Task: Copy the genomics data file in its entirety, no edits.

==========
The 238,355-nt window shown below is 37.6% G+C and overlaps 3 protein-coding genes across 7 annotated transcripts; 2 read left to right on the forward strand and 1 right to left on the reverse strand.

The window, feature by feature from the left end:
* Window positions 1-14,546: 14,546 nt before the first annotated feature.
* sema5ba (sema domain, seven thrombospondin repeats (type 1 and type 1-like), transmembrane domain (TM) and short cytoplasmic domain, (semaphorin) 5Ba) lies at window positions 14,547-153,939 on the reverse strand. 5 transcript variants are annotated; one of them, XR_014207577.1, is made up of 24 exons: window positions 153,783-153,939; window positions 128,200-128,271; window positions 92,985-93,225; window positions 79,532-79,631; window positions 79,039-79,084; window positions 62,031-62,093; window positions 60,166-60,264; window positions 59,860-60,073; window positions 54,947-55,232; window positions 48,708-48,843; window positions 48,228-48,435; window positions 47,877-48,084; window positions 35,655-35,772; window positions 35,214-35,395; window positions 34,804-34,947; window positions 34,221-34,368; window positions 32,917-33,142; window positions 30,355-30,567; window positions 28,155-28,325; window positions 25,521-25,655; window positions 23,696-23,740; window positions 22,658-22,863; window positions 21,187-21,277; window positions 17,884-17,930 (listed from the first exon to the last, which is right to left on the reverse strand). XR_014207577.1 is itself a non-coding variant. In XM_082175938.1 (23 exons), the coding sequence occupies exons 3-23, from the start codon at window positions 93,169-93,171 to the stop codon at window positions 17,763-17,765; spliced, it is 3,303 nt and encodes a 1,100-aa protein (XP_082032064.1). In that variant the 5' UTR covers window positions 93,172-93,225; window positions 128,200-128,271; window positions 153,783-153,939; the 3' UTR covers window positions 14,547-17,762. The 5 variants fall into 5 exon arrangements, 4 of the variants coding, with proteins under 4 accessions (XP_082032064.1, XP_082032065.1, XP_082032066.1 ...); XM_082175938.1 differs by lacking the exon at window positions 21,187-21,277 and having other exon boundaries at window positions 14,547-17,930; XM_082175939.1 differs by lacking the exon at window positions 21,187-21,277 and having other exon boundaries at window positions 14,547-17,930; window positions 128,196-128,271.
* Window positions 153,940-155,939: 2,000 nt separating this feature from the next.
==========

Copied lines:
The 238,355-nt window shown below is 37.6% G+C and overlaps 3 protein-coding genes across 7 annotated transcripts; 2 read left to right on the forward strand and 1 right to left on the reverse strand.

The window, feature by feature from the left end:
* Window positions 1-14,546: 14,546 nt before the first annotated feature.
* sema5ba (sema domain, seven thrombospondin repeats (type 1 and type 1-like), transmembrane domain (TM) and short cytoplasmic domain, (semaphorin) 5Ba) lies at window positions 14,547-153,939 on the reverse strand. 5 transcript variants are annotated; one of them, XR_014207577.1, is made up of 24 exons: window positions 153,783-153,939; window positions 128,200-128,271; window positions 92,985-93,225; window positions 79,532-79,631; window positions 79,039-79,084; window positions 62,031-62,093; window positions 60,166-60,264; window positions 59,860-60,073; window positions 54,947-55,232; window positions 48,708-48,843; window positions 48,228-48,435; window positions 47,877-48,084; window positions 35,655-35,772; window positions 35,214-35,395; window positions 34,804-34,947; window positions 34,221-34,368; window positions 32,917-33,142; window positions 30,355-30,567; window positions 28,155-28,325; window positions 25,521-25,655; window positions 23,696-23,740; window positions 22,658-22,863; window positions 21,187-21,277; window positions 17,884-17,930 (listed from the first exon to the last, which is right to left on the reverse strand). XR_014207577.1 is itself a non-coding variant. In XM_082175938.1 (23 exons), the coding sequence occupies exons 3-23, from the start codon at window positions 93,169-93,171 to the stop codon at window positions 17,763-17,765; spliced, it is 3,303 nt and encodes a 1,100-aa protein (XP_082032064.1). In that variant the 5' UTR covers window positions 93,172-93,225; window positions 128,200-128,271; window positions 153,783-153,939; the 3' UTR covers window positions 14,547-17,762. The 5 variants fall into 5 exon arrangements, 4 of the variants coding, with proteins under 4 accessions (XP_082032064.1, XP_082032065.1, XP_082032066.1 ...); XM_082175938.1 differs by lacking the exon at window positions 21,187-21,277 and having other exon boundaries at window positions 14,547-17,930; XM_082175939.1 differs by lacking the exon at window positions 21,187-21,277 and having other exon boundaries at window positions 14,547-17,930; window positions 128,196-128,271.
* Window positions 153,940-155,939: 2,000 nt separating this feature from the next.